Perhaps being a Doomsday Prepper and focusing all your spare thoughts on how to survive the future is not the life for you. You can certainly argue that the world hasn’t fallen to pieces for many lifetimes. It probably won’t be destroyed in yours. All the same, looming disaster fascinates most of us. So let’s take a quick look at what’s happening this week in disaster possibilities and near misses. Maybe you’ll finally be inspired to stock up on a few canned goods and put some fresh water in your pantry.
Still No Power Two Weeks After Superstorm Sandy
Thousands are still without power in the East Coast following landfall of the powerful hurricane turned superstorm Sandy. Frustrated residents and authorities are looking for where to place the blame and wondering why the utility companies have still not restored power to many homes. Investigations have been ordered and subpoenas served to the utility companies in question, but many argue that the long wait to turn back on the lights is not uncommon. After Sandy, New York utilities restored power to at least 95 percent of customers 13 days after the peak number of outages was reported. New Jersey reached that same level in 11 days and West Virginia in 10 days. According to federal data, longer outages occurred following other storms such as Hurricanes Katrina, Rita and Wilma in 2005 and Ike in 2008 across Louisiana, Texas, Mississippi and Florida. In fact, in Louisiana after Hurricane Katrina, local utilities had power restored to only three-quarters of their customers after 23 days before Hurricane Rita hit and caused additional outages. How would you manage without power for 23 days?
Science Shows There Are Few Surprises When it Comes to Disaster
Elisabeth Paté-Cornell, a Stanford professor of management science and engineering and risk analysis expert suggests that we take a different approach to anticipating catastrophes. The terms “black swan” and “perfect storm” have become short hand for describing just about any disaster. Used correctly, the terms indicate the events are like nothing known before in the past and therefore could never be predicted, but Paté-Cornell suggests that such instances are extremely rare. She points to the AIDS virus as one of the few examples. Her research on this was published in a November issue of the journal Risk Analysis. By realizing that for the most part disasters can be predicted, she argues that scenarios can be systematically explored far in advance of the event, allowing individuals, companies and regulators to make better smarter decisions. We may not be able to circumvent disaster, but we can certainly be prepared for it.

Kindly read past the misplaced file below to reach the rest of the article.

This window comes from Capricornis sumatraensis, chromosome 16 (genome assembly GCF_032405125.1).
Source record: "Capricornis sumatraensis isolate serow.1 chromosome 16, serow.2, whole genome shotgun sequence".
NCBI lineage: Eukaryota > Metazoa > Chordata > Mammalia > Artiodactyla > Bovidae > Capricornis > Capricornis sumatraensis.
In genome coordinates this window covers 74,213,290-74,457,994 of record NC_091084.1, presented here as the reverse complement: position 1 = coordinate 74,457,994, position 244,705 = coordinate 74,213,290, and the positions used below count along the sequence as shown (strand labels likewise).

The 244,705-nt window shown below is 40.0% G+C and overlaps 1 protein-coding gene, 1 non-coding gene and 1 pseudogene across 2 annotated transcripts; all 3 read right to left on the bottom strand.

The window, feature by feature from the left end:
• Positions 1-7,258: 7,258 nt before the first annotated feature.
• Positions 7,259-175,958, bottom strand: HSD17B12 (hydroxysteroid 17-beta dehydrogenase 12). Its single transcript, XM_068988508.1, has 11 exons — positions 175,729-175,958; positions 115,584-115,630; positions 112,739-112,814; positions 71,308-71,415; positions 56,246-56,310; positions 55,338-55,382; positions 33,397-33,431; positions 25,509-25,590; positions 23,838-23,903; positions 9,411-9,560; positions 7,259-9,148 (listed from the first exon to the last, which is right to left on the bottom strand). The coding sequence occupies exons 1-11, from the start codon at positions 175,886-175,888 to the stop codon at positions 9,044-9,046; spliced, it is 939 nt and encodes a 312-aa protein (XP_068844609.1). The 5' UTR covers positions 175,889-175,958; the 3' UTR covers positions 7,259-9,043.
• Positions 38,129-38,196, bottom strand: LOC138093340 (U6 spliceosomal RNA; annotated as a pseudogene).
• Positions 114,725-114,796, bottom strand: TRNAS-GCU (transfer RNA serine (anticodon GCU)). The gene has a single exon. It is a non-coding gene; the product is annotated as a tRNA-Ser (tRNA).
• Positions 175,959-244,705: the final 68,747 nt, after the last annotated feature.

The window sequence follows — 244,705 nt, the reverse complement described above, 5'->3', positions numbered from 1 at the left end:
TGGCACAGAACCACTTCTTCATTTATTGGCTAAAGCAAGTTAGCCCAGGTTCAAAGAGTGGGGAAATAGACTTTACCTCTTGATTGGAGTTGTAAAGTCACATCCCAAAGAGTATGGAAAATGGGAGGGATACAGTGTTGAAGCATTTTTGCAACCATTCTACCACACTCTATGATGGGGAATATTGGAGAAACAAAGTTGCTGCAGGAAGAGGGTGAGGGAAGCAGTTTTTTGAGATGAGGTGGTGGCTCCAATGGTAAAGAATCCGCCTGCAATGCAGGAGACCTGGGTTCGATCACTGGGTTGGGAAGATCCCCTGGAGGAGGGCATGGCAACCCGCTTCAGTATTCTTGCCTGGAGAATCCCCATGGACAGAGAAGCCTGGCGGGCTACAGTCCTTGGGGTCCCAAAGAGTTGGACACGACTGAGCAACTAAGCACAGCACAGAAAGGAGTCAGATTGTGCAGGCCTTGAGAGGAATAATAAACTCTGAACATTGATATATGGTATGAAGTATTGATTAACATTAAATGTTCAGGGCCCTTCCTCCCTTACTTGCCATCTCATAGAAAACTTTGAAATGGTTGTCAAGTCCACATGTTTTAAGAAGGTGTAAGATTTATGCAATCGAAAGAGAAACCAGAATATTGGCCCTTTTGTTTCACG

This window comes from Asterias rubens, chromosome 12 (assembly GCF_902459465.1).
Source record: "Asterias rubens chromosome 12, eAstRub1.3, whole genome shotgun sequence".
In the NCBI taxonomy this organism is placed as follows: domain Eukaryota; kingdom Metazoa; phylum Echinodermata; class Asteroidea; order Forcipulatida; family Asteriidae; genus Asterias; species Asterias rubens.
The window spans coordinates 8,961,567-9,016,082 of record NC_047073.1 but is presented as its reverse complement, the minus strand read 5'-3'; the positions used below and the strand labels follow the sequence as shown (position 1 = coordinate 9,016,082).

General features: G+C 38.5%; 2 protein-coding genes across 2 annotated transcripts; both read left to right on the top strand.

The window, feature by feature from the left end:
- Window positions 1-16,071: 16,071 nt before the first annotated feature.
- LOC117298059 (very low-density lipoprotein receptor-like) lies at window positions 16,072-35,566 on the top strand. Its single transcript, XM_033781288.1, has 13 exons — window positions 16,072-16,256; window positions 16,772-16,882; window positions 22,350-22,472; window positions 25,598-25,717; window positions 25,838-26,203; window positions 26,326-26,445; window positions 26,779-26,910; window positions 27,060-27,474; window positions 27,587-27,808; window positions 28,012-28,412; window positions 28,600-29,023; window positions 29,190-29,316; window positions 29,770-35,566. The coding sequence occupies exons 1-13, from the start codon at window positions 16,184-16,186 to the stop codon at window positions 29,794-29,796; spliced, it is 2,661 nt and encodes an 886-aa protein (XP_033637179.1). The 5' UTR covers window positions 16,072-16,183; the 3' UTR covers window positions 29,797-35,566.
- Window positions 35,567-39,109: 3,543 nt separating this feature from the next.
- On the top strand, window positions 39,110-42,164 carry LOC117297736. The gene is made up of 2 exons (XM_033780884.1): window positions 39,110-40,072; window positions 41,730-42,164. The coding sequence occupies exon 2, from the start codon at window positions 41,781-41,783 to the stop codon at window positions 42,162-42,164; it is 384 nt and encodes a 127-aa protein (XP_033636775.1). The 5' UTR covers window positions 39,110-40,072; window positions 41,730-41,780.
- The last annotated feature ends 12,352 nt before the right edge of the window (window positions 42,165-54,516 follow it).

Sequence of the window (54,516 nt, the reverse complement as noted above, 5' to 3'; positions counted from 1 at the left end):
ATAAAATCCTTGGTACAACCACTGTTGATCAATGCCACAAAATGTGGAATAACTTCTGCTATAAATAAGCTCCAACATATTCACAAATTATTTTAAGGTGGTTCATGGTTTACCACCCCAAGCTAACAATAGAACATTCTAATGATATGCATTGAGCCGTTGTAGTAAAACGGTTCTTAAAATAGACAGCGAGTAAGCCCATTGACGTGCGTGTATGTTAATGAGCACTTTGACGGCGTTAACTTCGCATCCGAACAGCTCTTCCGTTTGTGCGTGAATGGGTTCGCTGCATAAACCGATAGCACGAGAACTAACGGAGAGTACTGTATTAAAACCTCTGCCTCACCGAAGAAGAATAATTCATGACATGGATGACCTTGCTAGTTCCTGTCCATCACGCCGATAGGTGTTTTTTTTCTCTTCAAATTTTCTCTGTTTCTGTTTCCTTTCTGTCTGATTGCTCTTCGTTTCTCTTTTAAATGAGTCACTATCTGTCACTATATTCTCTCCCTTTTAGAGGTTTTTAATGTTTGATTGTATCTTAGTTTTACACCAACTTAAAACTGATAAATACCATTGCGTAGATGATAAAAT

Will Animals Bring the Next Pandemic?
David Quamen, an award-winning American science, nature and travel writer and the author of fifteen books has focused his newest book on the possibility of pandemics induced by the animals in our own backyards. His book Spill Over investigates viruses, bacteria and single-celled organisms which infect other animals and make the jump and “spill over” to humans. It’s garnering some wonderful reviews and getting readers to think harder about the possibilities of a pandemic.
Zoonotic diseases, those that jump from animals to humans such as the frightening ebola virus are not a new phenomenon, but they do seem to be on the rise. Quammen explores the reasons behind this while he also digs into the possibilities for disease, epidemics and pandemics in his book. By all accounts, it’s a frightening thought experiment.
Spanish Faults Predicted to have Big Quake Potential
According to an international group of researchers, the Alhama de Murcia fault in Spain has far more possibility for creating immense natural disaster than anyone has anticipated. Since 2001, researchers from various universities around the world have been looking at the geological data along the fault line to identify high magnitude quakes that have occurred prior to recorded seismology. Unlike the faults in California and Japan, the Alhama de Murcia is a slow moving fault may have thousands of years between quakes. Research has indicated that the fault has experienced at least six earthquakes above 7 on the Richter Scale. Although unpredictable, there seems to be a real possibility for a devastating earthquake on the fault.
While the world weathers what seem like unimaginable disasters every year, there is no guarantee that the next big disaster might not be in your own backyard. Whether you are prepping for the collapse of society or just wanting to make sure you ride out the next big storm, it’s a great idea to pay attention to the possibilities. Disaster can come in many forms and this week on Doomsday Preppers we meet Jay Blevins who is preparing for a global economic crisis. Tune in Tuesday November 20 at 9PM et/pt and decide for yourself if you’re prepared.